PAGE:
Members of Congress Send Open Letter to the President Regarding Human Rights in Iran

Today, in consultation with the U.S. Baha'i Office of Public Affairs, an open letter led by Senators Mark Kirk (R-IL) and Ron Wyden (D-OR) and Representatives Jan Schakowsky (D-IL-9) and Lynn Jenkins (R-KS-2), and signed by a bipartisan group of 23 Senators and 15 Representatives was sent to the President of the United States. The letter highlights the deterioration of human rights in Iran since the inauguration of President Hassan Rouhani in 2013 and urges President Obama to address human rights in the U.S.’ ongoing engagement with Iran.

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President Rouhani’s positive statements regarding rights and freedoms in Iran, while welcome, must be accompanied by concrete improvement.

Washington, D.C. (PRWEB) May 22, 2014

Today, an open letter led by Senators Mark Kirk (R-IL) and Ron Wyden (D-OR) and Representatives Jan Schakowsky (D-IL-9) and Lynn Jenkins (R-KS-2), and signed by a bipartisan group of 23 Senators and 15 Representatives was sent to the President of the United States. The letter highlights the deterioration of human rights in Iran since the inauguration of President Hassan Rouhani in 2013 and urges President Obama to address human rights in the U.S.’ ongoing engagement with Iran.

The letter discusses the targeting of journalists, the repression of ethnic minorities, and the increase in the number of executions since Rouhani has taken office. It states that “[t]he assault on religious freedom is particularly dire,” and emphasizes that religious minorities, including Sufi and Sunni Muslims, Christians, and Baha’is have experienced continued harassment and intimidation, destruction of their religious sites, arbitrary arrests and imprisonment.

The members of Congress spotlight the case of Pastor Saeed Abedini, a dual Iranian-American citizen who remains in prison because of his Christian faith, and go on to state that “the Baha’i community, Iran’s largest non-Muslim religious minority, continues to face severe repression, including denial of jobs and higher education, non-recognition of marriages, and desecration and destruction of cemeteries and holy places.” They also note that President Rouhani’s newly drafted Charter of Citizens’ Rights specifically excludes Baha’is from the rights enumerated for religious minorities.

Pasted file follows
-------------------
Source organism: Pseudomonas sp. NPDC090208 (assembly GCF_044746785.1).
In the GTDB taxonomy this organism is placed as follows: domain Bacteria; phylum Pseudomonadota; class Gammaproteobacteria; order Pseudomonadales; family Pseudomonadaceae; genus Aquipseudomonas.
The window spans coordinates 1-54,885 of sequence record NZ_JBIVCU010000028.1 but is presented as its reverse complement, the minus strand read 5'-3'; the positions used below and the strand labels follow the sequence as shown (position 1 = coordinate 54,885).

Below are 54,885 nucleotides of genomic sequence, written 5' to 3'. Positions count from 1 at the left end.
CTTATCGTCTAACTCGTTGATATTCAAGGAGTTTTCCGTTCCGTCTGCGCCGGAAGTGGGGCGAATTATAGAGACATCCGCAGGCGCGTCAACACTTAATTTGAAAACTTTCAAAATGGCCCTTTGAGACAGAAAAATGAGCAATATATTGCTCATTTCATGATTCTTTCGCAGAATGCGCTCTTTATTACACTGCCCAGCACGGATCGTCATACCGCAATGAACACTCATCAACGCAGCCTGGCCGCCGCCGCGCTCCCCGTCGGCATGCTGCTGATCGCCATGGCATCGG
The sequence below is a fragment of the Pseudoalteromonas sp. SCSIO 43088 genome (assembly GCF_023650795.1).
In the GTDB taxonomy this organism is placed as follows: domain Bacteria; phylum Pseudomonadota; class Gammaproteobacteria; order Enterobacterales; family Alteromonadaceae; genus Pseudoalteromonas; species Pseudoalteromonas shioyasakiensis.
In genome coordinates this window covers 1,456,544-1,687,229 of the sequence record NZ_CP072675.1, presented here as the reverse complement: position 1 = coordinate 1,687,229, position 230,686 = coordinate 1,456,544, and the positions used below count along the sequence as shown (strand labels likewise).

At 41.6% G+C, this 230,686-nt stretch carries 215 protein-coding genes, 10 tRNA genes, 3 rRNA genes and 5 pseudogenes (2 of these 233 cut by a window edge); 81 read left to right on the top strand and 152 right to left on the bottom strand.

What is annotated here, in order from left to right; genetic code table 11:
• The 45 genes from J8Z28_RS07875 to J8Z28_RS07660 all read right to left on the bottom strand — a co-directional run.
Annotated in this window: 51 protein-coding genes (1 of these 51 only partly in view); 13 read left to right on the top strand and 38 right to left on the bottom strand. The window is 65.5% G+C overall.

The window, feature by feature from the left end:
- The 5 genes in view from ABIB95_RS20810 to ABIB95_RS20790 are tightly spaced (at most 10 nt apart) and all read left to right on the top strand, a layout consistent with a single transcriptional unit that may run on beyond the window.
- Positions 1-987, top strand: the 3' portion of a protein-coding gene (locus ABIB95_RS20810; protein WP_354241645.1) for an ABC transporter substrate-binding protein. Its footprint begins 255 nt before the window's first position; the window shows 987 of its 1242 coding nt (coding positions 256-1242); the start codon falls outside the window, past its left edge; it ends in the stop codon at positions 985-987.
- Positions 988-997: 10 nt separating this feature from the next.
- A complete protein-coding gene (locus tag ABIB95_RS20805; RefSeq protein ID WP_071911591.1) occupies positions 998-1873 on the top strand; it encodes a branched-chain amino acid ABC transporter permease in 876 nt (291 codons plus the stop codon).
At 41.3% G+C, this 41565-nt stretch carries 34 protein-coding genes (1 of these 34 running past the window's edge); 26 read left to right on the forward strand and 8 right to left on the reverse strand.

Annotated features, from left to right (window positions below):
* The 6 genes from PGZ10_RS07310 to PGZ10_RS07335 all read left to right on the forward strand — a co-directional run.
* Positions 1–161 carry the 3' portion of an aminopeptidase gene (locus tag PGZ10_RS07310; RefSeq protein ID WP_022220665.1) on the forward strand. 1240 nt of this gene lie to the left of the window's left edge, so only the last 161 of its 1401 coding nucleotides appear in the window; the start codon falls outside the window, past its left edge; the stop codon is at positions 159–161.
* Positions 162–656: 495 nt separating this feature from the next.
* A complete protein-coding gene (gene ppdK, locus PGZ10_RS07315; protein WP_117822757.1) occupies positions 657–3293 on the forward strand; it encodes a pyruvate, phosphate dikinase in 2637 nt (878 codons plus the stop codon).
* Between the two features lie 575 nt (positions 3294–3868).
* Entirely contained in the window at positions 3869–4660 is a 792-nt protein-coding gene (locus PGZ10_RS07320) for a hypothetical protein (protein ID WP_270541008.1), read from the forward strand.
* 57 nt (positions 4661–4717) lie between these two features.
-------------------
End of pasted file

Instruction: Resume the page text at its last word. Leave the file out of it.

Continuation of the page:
The letter goes on to say that “President Rouhani’s positive statements regarding rights and freedoms in Iran, while welcome, must be accompanied by concrete improvement. Thus far, these statements have done little, if anything, to bring about such improvement, and the people of Iran continue to face severe and systematic abuses.”

“With the election of a new Iranian President came the hope for a better day,” said Congresswoman Jenkins. “However, hope has quickly vanished in the face of continued executions, detentions, and widespread oppression. I have personally met with Kansans who have friends and loved ones that are locked away in Iranian prisons solely for their religious beliefs. As the leader of the free world, we have a responsibility to speak up, and defend universal freedoms at home and abroad, in any corner of the world where our inalienable rights are being denied.”

“We must continue to press for human rights and religious freedoms across the world,” said Representative Jan Schakowsky. “We have an enormous opportunity to elevate these critical issues and push for meaningful reform to protect individuals in Iran, including members of the Christian and Baha’i Faiths. I’m proud to join this group of bipartisan members of the House and Senate who support human rights in Iran.”

The letter concludes by urging President Obama to seize the unprecedented opportunity presented by the United States’ current engagement with Iran, and to “ensure that, whatever the nature and scope of the U.S. dialogue with Iran, human rights issues are a consistent and vital element of the conversation.”

To view the letter to President Obama, visit: http://publicaffairs.bahai.us/files/2014/05/Letter-Concerning-Human-Rights-in-Iran.pdf.

For additional information, please contact the U.S. Baha’i Office of Public Affairs at (202) 833-8990, or visit: http://publicaffairs.bahai.us/what-we-do/human-rights/persecution-of-the-bahais-in-iran.


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